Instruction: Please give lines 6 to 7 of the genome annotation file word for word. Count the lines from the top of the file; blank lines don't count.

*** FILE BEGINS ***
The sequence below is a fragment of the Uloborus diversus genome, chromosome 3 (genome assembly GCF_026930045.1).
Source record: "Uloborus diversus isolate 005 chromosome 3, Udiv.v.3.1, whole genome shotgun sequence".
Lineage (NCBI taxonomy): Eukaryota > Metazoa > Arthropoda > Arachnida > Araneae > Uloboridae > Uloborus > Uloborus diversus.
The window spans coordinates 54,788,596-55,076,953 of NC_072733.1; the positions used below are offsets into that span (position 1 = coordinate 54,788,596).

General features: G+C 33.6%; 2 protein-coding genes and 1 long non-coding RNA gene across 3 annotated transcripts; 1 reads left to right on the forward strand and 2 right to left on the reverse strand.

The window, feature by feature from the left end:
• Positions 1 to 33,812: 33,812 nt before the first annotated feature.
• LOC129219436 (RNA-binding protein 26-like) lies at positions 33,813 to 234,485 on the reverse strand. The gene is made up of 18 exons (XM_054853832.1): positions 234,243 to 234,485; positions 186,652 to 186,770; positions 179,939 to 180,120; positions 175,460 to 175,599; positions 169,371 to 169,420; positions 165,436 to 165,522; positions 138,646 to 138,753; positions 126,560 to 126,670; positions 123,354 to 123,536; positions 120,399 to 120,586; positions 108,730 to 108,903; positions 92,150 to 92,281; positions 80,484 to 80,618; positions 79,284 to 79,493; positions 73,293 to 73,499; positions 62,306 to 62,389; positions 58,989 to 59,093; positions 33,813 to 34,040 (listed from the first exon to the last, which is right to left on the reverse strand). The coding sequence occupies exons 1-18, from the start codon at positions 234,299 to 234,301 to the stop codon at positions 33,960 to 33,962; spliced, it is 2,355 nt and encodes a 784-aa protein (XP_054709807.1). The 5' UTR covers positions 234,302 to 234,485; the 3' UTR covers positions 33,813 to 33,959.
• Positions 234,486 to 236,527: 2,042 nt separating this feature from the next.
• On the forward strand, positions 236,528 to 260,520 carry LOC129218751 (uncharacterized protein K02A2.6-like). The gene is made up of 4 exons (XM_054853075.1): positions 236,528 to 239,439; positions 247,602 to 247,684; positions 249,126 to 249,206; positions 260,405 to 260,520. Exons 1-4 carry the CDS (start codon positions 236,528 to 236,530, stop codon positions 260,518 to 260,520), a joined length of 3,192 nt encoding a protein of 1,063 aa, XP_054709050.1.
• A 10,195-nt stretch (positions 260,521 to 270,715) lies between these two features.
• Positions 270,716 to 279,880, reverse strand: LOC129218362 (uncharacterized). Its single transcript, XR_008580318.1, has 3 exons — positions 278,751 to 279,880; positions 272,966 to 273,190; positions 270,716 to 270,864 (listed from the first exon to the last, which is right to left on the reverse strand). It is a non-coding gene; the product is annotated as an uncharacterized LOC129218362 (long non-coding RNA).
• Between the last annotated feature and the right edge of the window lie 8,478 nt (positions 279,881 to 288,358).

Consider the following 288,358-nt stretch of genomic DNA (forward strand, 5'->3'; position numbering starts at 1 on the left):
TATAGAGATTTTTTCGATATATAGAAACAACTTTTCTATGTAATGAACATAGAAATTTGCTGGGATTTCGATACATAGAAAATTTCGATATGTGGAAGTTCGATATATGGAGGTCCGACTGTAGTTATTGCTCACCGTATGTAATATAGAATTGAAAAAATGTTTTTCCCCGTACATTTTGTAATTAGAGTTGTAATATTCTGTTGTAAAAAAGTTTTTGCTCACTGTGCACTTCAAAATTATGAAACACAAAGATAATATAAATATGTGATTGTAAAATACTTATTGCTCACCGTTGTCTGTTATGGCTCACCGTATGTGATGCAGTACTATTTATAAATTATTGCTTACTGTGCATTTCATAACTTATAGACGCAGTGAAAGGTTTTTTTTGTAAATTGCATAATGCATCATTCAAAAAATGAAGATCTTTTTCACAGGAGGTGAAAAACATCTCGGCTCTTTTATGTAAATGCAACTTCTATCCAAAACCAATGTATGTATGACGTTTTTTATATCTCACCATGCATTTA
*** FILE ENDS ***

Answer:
The window, feature by feature from the left end:
• Positions 1 to 33,812: 33,812 nt before the first annotated feature.